Good News for Some PPP Borrowers: You Are Forgiven

By Alan Wolf, YSN

The U.S. Small Business Administration is giving an early Christmas present to Paycheck Protection Plan customers who borrowed $50,000 or less.

According to newly loosened rules set by the SBA and the Treasury Department, forgiveness of these smaller PPP loans is no longer forfeited by reductions in salaries or staff, and the process of applying for forgiveness has been streamlined with a simpler application form and fewer burdens on lenders.

Click here to view the simpler loan forgiveness application.

Click here to view the instructions for completing the simpler loan forgiveness application.

“We are committed to making the PPP forgiveness process as simple as possible,” Treasury Secretary Steve Mnuchin said.

The announcement follows reports of a lengthy review process and a laggardness by lenders that has limited the flow of submissions to a trickle. According to SBA testimony reported by Inc., the agency had still only received forgiveness applications for about 2 percent of all PPP loans fully six weeks after its online forgiveness portal opened on Aug. 10.

News of small-loan forgiveness and an easier application process was welcomed by the Home Furnishings Association (HFA), a BrandSource affiliate. Writing on the trade group’s blog site, government relations staff member Doug Clark said, “It makes sense to forgive these smaller loans and eliminate the time-consuming paperwork required by the forgiveness application process. Doing so would help small businesses and lenders [and] would also free resources for banks and the SBA to focus attention on larger loans.”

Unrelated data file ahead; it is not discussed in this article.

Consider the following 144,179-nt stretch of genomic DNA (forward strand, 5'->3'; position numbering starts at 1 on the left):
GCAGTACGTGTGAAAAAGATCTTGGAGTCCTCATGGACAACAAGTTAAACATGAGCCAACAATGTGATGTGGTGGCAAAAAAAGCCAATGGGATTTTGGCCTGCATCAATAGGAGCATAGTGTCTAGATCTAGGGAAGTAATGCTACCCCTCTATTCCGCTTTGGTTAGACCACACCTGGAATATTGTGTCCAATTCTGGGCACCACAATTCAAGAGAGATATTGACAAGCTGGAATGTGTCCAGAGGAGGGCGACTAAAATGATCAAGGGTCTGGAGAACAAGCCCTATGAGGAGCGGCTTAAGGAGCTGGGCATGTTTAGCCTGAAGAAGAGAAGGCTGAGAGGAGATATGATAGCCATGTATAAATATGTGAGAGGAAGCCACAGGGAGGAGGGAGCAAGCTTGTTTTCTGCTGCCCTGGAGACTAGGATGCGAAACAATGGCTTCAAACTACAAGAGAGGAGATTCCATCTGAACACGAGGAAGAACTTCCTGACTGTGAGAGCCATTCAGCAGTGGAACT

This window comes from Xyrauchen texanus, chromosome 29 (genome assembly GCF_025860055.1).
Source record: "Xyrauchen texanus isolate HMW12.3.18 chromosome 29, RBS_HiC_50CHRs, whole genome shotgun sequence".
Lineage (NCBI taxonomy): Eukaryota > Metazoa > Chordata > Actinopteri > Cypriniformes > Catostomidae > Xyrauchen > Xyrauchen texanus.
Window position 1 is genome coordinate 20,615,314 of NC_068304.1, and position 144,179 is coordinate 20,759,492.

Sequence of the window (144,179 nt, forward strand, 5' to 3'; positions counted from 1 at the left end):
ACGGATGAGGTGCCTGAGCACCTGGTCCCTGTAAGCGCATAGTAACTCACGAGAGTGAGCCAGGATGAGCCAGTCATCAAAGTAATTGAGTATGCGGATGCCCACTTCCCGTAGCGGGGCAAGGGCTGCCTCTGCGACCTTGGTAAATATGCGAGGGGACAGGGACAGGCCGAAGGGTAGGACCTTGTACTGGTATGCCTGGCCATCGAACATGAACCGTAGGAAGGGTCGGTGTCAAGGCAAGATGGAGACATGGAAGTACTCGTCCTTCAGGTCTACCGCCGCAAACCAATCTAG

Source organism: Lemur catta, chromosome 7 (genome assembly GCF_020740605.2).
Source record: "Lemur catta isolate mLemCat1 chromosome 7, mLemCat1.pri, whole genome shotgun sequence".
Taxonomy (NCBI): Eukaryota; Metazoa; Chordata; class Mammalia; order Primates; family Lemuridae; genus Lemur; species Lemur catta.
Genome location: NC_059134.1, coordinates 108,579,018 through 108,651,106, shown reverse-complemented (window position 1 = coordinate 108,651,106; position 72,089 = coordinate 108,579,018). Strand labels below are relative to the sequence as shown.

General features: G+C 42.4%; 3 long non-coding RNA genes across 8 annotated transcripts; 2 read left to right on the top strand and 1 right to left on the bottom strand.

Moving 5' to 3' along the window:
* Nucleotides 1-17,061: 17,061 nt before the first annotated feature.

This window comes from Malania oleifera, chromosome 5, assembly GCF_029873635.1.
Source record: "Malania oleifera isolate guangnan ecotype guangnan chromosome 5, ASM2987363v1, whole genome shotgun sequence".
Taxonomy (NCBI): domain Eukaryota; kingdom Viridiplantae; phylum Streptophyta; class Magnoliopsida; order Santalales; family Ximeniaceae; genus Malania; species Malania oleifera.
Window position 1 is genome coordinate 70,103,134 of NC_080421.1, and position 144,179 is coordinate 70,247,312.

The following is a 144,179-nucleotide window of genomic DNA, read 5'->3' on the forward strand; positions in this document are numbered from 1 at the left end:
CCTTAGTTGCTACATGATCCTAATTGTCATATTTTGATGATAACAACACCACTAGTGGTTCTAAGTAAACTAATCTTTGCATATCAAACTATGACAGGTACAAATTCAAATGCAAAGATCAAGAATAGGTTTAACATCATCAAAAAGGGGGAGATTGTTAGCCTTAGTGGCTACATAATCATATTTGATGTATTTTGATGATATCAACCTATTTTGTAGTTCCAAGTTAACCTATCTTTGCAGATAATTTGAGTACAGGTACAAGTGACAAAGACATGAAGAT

Though pleased with the new SBA rules, HFA is pushing for automatic forgiveness of all PPP loans of $150,000 or less. A proposed “Paycheck Protection Program Small Business Forgiveness Act” would do just that, and House and Senate versions of the bill have drawn strong bipartisan support. But to date the measure has not been allowed votes amid ongoing Congressional wrangling over the next possible coronavirus stimulus package, Clark said.